- Research any fund you’re thinking of buying
- Seek broad diversification in the market, and aim for a variety of assets and asset classes
- Establish a long-term investment strategy that keeps you in the market
When stock indexes keep going up, it’s easy to hold onto your investments and enjoy the ride. But when markets go down, you may be tempted to sell.
Nobody likes losing money on their investments. And when markets start dropping, it seems like they can go down forever. And that can be pretty scary.
But if you do sell, you’ll be locking in your losses.
Here’s an explanation of what that means:
- You initially buy stocks, bonds, and exchange traded funds (ETFs) at a predetermined share price.
- That price fluctuates on a daily basis, based on what’s going on in the market. That means the price can increase or decrease in value.
- If it increases, you have a gain. If it decreases, that means you have a loss.
What are losses?
Here’s a simple example:
Let’s say you bought $10 worth of shares in an ETF on Stash (say Roll With Buffett or Blue Chips). If the value of those shares increase to $15, you have an unrealized gain of $5. If that same value decreases to $3, you have an unrealized loss of $7.
Understand, you have a loss on paper, in your account, but it is not realized until you sell it.
There’s a temptation to sell when the markets go down, because you’ve lost money in the short run. That temptation may be particularly strong if lots of other people are selling, and there seems to be a stampede for the exits on a particular stock or fund.
If you follow their example and sell, there is no chance you’ll ever make back the money you lost by selling.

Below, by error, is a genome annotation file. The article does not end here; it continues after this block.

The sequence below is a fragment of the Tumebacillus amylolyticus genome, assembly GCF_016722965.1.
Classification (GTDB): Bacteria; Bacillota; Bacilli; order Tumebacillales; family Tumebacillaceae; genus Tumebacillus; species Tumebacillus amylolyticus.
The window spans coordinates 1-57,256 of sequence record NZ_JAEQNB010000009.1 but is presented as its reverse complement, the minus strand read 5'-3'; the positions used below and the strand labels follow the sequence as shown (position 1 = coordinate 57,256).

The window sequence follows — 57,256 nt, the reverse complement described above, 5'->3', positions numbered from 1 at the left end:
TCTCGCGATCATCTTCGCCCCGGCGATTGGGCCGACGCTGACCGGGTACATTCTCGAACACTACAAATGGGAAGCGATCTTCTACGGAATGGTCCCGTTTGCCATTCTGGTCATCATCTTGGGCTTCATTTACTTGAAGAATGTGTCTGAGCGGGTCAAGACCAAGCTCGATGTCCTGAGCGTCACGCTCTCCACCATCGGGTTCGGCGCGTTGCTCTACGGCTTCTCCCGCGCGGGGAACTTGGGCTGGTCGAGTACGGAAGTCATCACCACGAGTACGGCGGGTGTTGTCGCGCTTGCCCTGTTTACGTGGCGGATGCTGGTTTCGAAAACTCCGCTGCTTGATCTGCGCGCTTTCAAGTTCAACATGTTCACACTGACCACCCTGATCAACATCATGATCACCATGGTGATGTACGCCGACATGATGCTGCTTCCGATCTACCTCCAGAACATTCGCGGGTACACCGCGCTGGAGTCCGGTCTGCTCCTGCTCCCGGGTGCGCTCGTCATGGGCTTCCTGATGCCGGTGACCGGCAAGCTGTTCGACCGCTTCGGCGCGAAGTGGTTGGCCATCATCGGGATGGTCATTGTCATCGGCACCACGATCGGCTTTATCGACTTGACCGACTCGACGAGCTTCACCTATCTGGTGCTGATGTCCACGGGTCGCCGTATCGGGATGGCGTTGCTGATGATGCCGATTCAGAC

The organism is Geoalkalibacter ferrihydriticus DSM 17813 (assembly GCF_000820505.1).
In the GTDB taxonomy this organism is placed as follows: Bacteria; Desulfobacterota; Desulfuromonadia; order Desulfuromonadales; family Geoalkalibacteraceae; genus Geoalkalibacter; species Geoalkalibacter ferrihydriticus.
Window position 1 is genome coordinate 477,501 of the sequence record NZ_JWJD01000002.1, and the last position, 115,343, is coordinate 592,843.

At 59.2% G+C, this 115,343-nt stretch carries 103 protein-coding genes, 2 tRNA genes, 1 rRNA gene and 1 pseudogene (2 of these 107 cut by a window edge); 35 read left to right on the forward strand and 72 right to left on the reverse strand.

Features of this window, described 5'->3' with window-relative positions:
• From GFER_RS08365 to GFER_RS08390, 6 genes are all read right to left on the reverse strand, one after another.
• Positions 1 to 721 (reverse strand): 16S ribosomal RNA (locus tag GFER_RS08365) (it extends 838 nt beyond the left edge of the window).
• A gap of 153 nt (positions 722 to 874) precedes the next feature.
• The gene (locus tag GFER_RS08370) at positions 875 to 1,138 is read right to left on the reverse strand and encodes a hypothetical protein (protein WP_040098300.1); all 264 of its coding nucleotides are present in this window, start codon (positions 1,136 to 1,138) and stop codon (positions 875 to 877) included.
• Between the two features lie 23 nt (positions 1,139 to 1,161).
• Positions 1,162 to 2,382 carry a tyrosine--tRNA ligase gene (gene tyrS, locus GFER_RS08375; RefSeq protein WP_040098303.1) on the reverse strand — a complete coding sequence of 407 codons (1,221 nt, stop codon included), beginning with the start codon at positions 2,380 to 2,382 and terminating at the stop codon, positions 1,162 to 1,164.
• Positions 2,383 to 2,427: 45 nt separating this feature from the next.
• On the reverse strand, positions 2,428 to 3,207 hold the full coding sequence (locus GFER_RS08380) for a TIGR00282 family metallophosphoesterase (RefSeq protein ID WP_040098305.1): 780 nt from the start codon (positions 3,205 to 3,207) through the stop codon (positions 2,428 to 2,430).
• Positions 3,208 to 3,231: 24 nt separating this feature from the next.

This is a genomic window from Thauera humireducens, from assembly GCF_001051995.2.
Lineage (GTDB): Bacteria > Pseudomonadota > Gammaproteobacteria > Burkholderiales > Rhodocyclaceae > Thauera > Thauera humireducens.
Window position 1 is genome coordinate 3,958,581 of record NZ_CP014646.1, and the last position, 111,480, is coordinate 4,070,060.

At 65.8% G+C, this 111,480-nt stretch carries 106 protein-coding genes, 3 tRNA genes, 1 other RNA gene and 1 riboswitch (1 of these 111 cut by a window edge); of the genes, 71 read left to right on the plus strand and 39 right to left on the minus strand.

Keep this in mind: When you invest in the market, you should establish a long-term horizon, generally of many years. If you’re investing for retirement, that time frame could easily be 30 years or more.
There’s a temptation to sell when the markets go down, because you’ve lost money in the short run.
Buying, holding, and investing for the long term
By buying and holding onto your position, and even adding to it as stock prices go down, you have the potential for more gains over time.
Although it’s impossible to predict the future, if the past is any indication, an investment in a fund that tracks the S&P 500, an index made up of hundreds of the largest companies in the U.S., would have made an average 9% over the last eight decades.
Of course, that stretch of time contains some very bad years, including the Great Depression, and the more recent financial crisis of 2008. But if investors sell their stocks on the dips, they have no chance of earning back those losses over time.
Should you ever sell?
This is not to say you should never sell. When you own stocks in individual companies that lose money, you may want to consider selling, for example if that company starts to have serious trouble meeting its earnings forecasts, or if the industry it’s in starts to deteriorate. Then it may make sense to get out.
There can be similar situations with funds, but they are different investments vehicles that tend to spread out risk by owning shares of numerous companies at once.
Some funds focus on specific sectors, for example technology or retail, and those can tend to be more volatile, meaning their share price can be subject to wide and sudden swings in value. That’s because they focus on one area of the economy. Others have a broader focus, and may for instance follow an index such as the S&P 500, with a large number of companies in numerous sectors.
In the end, you need to research any fund you’re thinking of buying, and buy numerous kinds of funds that give you broad diversification in the market. That means you should aim for a variety of assets and asset classes, including stocks and bonds, in developed as well as developing countries. Finally, establish a long-term investment strategy that keeps you in the market.
In short, make sure you understand whether it’s the right time to lock in your losses and sell.